At his kid’s summer camp in Vancouver, Mark Miller is known as “Crazy Larry.” That’s the guy who takes a stunt plane and buzzes their airspace with the smoke machine on full blast.
“Camps have legends and basically I’ve become part of that lore,” laughs Miller, 53, in an interview in Toronto.
Miller bought the plane, a Harmon Rocket, for his Discovery documentary series Air Show, which looked at the lives of pilots in one of the world’s most dangerous professions.
In typical fashion, the hard-driving Miller ended up having to do the camera work since it was hard to find a cinematographer who could also fly an airplane.
In other words, guys watching other guys do crazy stuff.
But Miller may well have perfected the genre with his Vancouver-based Great Pacific TV, a division of Thunderbird Entertainment Group Inc. Great Pacific was acquired by the publicly traded media company in 2014, where Miller is now the president.
“I never want to make a television show that I can’t sit down with my kids to watch,” says Miller. “With something like the Housewives franchise you’re laughing at them because in many cases they’re dysfunctional. It’s escapism into a negative space. We have escapism in what seems like a negative space, but there is always a positive, hopeful outcome.”
Take the Season 3 premiere of Discovery Canada’s Heavy Rescue: 401 (airing Tuesdays at 10 p.m.). Crews had to find a way to clear the nation’s busiest highway of 42,000 pounds of tomato juice during rush hour.
“I think anyone can relate to the shows because everyone at some time has white knuckled it down the highway in the rain or snow,” says Miller. “The show could appeal to everyone, including the guy who has a snowmobile in the garage and is choosing to watch my show or fix the fuel filter.”
Canadian production companies such as Thunderbird are largely invisible to the public. But they are the unsung storytellers, a production lifeblood exporting Canadian stories and intellectual property outside our borders.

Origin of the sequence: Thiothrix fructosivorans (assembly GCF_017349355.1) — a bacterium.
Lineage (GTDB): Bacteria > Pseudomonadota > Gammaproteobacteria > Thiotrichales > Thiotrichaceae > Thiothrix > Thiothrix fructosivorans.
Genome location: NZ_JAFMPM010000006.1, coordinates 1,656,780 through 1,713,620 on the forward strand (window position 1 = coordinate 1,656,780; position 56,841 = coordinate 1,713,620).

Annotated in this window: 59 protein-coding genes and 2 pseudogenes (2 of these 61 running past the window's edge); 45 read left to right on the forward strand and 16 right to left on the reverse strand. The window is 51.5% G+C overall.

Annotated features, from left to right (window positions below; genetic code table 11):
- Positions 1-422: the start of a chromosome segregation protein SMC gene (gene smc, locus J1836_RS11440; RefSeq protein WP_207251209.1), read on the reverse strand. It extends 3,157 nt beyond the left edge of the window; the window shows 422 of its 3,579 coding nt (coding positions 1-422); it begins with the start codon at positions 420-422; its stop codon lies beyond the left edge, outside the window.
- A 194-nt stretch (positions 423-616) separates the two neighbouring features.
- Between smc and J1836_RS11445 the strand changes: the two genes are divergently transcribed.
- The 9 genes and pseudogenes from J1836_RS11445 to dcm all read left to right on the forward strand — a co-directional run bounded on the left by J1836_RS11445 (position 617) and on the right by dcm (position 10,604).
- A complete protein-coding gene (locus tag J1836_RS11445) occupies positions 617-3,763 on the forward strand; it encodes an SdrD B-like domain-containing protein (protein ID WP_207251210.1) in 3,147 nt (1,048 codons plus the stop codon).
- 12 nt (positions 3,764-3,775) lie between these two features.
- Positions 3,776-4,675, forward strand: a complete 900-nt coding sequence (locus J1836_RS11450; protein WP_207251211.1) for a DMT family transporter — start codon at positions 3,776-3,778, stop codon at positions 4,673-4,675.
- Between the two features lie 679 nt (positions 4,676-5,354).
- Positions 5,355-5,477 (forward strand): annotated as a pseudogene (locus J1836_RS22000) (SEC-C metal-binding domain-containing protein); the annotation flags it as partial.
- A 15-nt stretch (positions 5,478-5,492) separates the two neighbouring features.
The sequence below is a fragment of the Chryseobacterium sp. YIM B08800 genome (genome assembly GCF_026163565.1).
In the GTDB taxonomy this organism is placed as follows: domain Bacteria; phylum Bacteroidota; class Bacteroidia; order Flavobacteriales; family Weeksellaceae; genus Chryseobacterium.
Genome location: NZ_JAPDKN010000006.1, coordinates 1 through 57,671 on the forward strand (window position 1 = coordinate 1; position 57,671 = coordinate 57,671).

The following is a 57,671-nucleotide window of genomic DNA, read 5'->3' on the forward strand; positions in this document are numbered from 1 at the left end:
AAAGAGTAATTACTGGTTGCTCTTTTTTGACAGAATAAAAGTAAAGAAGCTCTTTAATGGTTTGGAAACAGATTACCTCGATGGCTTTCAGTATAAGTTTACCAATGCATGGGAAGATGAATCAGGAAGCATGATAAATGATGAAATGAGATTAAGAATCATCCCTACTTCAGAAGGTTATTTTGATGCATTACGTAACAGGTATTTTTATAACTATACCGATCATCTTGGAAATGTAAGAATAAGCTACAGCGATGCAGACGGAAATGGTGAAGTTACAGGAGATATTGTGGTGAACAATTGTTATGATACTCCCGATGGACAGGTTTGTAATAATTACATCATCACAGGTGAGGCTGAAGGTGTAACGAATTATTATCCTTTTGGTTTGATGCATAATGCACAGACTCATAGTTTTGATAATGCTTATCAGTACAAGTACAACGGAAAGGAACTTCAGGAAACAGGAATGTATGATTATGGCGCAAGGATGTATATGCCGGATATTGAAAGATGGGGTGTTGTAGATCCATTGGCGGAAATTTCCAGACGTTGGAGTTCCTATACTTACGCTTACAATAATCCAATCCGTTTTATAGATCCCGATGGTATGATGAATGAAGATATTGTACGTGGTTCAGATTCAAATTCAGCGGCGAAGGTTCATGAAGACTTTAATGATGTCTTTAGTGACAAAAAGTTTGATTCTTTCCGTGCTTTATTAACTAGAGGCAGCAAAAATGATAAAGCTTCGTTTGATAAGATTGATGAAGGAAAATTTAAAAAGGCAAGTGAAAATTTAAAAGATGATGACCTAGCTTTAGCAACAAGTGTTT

Canadians watch a steady diet of imported television, mostly from Hollywood, but traditionally we have not been good at burnishing our own history for global consumption. Thunderbird has proven that they can beat the Americans at their own game.
“The hardest part getting started for me in the business wasn’t getting the courage to do a show. It was getting the courage to talk to the big American channels. You grow up thinking that Canadian television is inferior, when we really have some of the best talent in the world,” says Miller.
Miller is also something of a poster boy for life after journalism, as downsized news and media companies are increasingly battered and disrupted by technology.
For Highway Thru Hell, his first big break, he put together a “sizzle reel” sales pitch for his show with a hefty $ 50,000 budget. It worked. He pitched to the National Geographic Channel, History Channel and Discovery, getting offers from all three before settling on the latter. The show first premiered in 2012.
Miller, a former Parliament Hill reporter for Global’s BCTV and later a correspondent for Discovery’s Daily Planet, found that his background was ideal for creating factual television. He hates the term “reality” TV since it suggests that parts of his shows are scripted. In the case of Heavy Rescue, three camera crews are run in eight-hour shifts for 24 hours over five months to capture the action.
“We run it like a fire station and a newsroom,” says Miller, who is married to Michelle Miller, a veteran reporter and anchor who worked for Global and CTV in Western Canada.
“What I do is really not much different than when I was a reporter,” says Mark Miller. “At the beginning of the day you’re going to your assignment desk and pitching a story. Sometimes you get a yes. Sometimes you get a no. But your success rate usually goes up because you get better at pitching with more experience. What we’re doing, whether it’s pitching to investors or to broadcasters, is basically the same thing but maybe on a different scale.”
As president of Thunderbird, Miller now has a much broader mandate, since the company, under CEO Jennifer Twiner McCarron, has grown dramatically through strategic acquisitions, producing a diverse portfolio that includes shows such as the well-regarded CBC sitcom Kim’s Convenience, Netflix’s Beatles inspired Beat Bugs and A-list movies such as Blade Runner 2049.
The company, with offices in Toronto, Vancouver, London, Ottawa and Los Angeles and a staff of more than 600, has several projects in the pipeline, including an upcoming factual series for the CBC. It is also working on scripted series based on actual events.
“We are laser focused on what we do,” says Miller. “Would we do a zombie show? We won’t make cheesy drama or horror that may make money in the short term but doesn’t make the world a better or more informed place. But at the end of the day it’s applying a Canadian sensibility to what we think are interesting stories. And it seems the rest of the world are interested in Canadian stories, too.”
Tony Wong is the Star’s television critic based in Toronto. Follow him on Twitter: @tonydwong